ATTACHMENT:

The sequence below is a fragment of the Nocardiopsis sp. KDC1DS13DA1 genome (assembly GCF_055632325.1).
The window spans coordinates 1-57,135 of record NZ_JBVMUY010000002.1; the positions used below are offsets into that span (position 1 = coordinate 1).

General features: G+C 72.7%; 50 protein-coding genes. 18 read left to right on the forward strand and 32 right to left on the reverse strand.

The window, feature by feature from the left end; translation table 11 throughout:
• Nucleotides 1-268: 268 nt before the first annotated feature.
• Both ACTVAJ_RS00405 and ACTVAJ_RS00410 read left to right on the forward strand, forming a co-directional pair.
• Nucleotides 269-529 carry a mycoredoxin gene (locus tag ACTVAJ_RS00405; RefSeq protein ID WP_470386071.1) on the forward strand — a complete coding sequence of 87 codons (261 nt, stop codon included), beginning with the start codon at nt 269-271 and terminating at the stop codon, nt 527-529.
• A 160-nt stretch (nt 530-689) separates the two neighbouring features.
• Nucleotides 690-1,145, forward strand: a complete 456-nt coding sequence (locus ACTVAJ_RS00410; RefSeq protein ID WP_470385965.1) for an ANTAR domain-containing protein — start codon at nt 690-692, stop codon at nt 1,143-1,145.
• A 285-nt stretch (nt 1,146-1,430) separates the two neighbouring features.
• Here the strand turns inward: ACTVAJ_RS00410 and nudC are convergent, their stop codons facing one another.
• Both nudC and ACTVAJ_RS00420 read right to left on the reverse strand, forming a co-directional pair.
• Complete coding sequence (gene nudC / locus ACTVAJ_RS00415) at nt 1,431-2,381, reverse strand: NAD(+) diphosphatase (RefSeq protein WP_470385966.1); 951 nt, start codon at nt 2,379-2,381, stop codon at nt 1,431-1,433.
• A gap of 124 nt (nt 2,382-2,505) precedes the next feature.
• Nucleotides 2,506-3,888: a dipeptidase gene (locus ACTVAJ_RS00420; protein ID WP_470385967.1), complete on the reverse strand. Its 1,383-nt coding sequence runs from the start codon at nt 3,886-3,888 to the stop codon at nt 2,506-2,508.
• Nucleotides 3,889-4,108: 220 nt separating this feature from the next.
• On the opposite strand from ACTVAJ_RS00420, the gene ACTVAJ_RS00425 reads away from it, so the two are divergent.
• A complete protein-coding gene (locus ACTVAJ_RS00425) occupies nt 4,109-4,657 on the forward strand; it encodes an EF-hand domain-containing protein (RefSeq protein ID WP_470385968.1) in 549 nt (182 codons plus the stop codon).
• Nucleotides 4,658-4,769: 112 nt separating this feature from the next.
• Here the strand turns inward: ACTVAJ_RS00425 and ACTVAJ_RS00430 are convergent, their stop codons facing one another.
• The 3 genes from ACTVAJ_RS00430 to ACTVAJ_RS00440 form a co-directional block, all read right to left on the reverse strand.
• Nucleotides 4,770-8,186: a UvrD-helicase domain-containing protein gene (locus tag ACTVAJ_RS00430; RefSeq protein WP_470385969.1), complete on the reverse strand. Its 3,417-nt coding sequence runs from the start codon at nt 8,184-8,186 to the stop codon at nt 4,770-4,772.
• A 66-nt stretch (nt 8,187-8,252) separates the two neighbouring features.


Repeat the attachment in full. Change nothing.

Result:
The sequence below is a fragment of the Nocardiopsis sp. KDC1DS13DA1 genome (assembly GCF_055632325.1).
The window spans coordinates 1-57,135 of record NZ_JBVMUY010000002.1; the positions used below are offsets into that span (position 1 = coordinate 1).

General features: G+C 72.7%; 50 protein-coding genes. 18 read left to right on the forward strand and 32 right to left on the reverse strand.

The window, feature by feature from the left end; translation table 11 throughout:
• Nucleotides 1-268: 268 nt before the first annotated feature.
• Both ACTVAJ_RS00405 and ACTVAJ_RS00410 read left to right on the forward strand, forming a co-directional pair.
• Nucleotides 269-529 carry a mycoredoxin gene (locus tag ACTVAJ_RS00405; RefSeq protein ID WP_470386071.1) on the forward strand — a complete coding sequence of 87 codons (261 nt, stop codon included), beginning with the start codon at nt 269-271 and terminating at the stop codon, nt 527-529.
• A 160-nt stretch (nt 530-689) separates the two neighbouring features.
• Nucleotides 690-1,145, forward strand: a complete 456-nt coding sequence (locus ACTVAJ_RS00410; RefSeq protein ID WP_470385965.1) for an ANTAR domain-containing protein — start codon at nt 690-692, stop codon at nt 1,143-1,145.
• A 285-nt stretch (nt 1,146-1,430) separates the two neighbouring features.
• Here the strand turns inward: ACTVAJ_RS00410 and nudC are convergent, their stop codons facing one another.
• Both nudC and ACTVAJ_RS00420 read right to left on the reverse strand, forming a co-directional pair.
• Complete coding sequence (gene nudC / locus ACTVAJ_RS00415) at nt 1,431-2,381, reverse strand: NAD(+) diphosphatase (RefSeq protein WP_470385966.1); 951 nt, start codon at nt 2,379-2,381, stop codon at nt 1,431-1,433.
• A gap of 124 nt (nt 2,382-2,505) precedes the next feature.
• Nucleotides 2,506-3,888: a dipeptidase gene (locus ACTVAJ_RS00420; protein ID WP_470385967.1), complete on the reverse strand. Its 1,383-nt coding sequence runs from the start codon at nt 3,886-3,888 to the stop codon at nt 2,506-2,508.
• Nucleotides 3,889-4,108: 220 nt separating this feature from the next.
• On the opposite strand from ACTVAJ_RS00420, the gene ACTVAJ_RS00425 reads away from it, so the two are divergent.
• A complete protein-coding gene (locus ACTVAJ_RS00425) occupies nt 4,109-4,657 on the forward strand; it encodes an EF-hand domain-containing protein (RefSeq protein ID WP_470385968.1) in 549 nt (182 codons plus the stop codon).
• Nucleotides 4,658-4,769: 112 nt separating this feature from the next.
• Here the strand turns inward: ACTVAJ_RS00425 and ACTVAJ_RS00430 are convergent, their stop codons facing one another.
• The 3 genes from ACTVAJ_RS00430 to ACTVAJ_RS00440 form a co-directional block, all read right to left on the reverse strand.
• Nucleotides 4,770-8,186: a UvrD-helicase domain-containing protein gene (locus tag ACTVAJ_RS00430; RefSeq protein WP_470385969.1), complete on the reverse strand. Its 3,417-nt coding sequence runs from the start codon at nt 8,184-8,186 to the stop codon at nt 4,770-4,772.
• A 66-nt stretch (nt 8,187-8,252) separates the two neighbouring features.